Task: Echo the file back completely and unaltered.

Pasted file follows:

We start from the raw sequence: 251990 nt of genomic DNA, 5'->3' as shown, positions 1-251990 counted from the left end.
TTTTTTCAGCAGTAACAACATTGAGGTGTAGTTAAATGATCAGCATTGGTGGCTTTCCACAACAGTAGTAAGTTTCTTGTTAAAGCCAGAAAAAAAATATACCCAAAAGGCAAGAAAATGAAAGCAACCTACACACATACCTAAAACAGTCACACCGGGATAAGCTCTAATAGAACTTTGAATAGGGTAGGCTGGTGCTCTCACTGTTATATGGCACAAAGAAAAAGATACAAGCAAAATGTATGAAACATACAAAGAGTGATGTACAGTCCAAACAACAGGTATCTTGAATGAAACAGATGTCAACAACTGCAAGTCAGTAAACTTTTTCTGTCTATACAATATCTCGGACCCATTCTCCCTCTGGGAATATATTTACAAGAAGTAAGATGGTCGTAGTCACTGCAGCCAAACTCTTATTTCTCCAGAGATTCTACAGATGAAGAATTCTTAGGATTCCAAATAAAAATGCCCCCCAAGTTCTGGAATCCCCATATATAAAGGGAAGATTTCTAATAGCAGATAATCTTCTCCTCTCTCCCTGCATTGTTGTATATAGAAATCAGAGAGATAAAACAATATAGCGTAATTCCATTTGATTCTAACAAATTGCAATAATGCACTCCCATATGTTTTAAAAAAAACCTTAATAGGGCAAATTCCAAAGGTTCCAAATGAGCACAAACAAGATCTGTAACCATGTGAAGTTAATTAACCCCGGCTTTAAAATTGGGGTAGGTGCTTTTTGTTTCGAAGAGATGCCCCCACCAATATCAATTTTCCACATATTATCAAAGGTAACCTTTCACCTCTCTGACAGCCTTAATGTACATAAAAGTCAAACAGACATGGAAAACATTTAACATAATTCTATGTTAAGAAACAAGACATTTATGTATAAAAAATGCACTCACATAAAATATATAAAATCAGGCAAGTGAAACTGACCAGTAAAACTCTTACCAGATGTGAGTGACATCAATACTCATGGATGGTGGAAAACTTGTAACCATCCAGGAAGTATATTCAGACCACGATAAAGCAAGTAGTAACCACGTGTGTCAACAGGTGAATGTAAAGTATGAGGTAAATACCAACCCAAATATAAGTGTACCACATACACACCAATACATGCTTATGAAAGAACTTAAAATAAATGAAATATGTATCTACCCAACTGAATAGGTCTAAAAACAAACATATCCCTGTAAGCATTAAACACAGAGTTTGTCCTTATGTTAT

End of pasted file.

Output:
We start from the raw sequence: 251990 nt of genomic DNA, 5'->3' as shown, positions 1-251990 counted from the left end.
TTTTTTCAGCAGTAACAACATTGAGGTGTAGTTAAATGATCAGCATTGGTGGCTTTCCACAACAGTAGTAAGTTTCTTGTTAAAGCCAGAAAAAAAATATACCCAAAAGGCAAGAAAATGAAAGCAACCTACACACATACCTAAAACAGTCACACCGGGATAAGCTCTAATAGAACTTTGAATAGGGTAGGCTGGTGCTCTCACTGTTATATGGCACAAAGAAAAAGATACAAGCAAAATGTATGAAACATACAAAGAGTGATGTACAGTCCAAACAACAGGTATCTTGAATGAAACAGATGTCAACAACTGCAAGTCAGTAAACTTTTTCTGTCTATACAATATCTCGGACCCATTCTCCCTCTGGGAATATATTTACAAGAAGTAAGATGGTCGTAGTCACTGCAGCCAAACTCTTATTTCTCCAGAGATTCTACAGATGAAGAATTCTTAGGATTCCAAATAAAAATGCCCCCCAAGTTCTGGAATCCCCATATATAAAGGGAAGATTTCTAATAGCAGATAATCTTCTCCTCTCTCCCTGCATTGTTGTATATAGAAATCAGAGAGATAAAACAATATAGCGTAATTCCATTTGATTCTAACAAATTGCAATAATGCACTCCCATATGTTTTAAAAAAAACCTTAATAGGGCAAATTCCAAAGGTTCCAAATGAGCACAAACAAGATCTGTAACCATGTGAAGTTAATTAACCCCGGCTTTAAAATTGGGGTAGGTGCTTTTTGTTTCGAAGAGATGCCCCCACCAATATCAATTTTCCACATATTATCAAAGGTAACCTTTCACCTCTCTGACAGCCTTAATGTACATAAAAGTCAAACAGACATGGAAAACATTTAACATAATTCTATGTTAAGAAACAAGACATTTATGTATAAAAAATGCACTCACATAAAATATATAAAATCAGGCAAGTGAAACTGACCAGTAAAACTCTTACCAGATGTGAGTGACATCAATACTCATGGATGGTGGAAAACTTGTAACCATCCAGGAAGTATATTCAGACCACGATAAAGCAAGTAGTAACCACGTGTGTCAACAGGTGAATGTAAAGTATGAGGTAAATACCAACCCAAATATAAGTGTACCACATACACACCAATACATGCTTATGAAAGAACTTAAAATAAATGAAATATGTATCTACCCAACTGAATAGGTCTAAAAACAAACATATCCCTGTAAGCATTAAACACAGAGTTTGTCCTTATGTTAT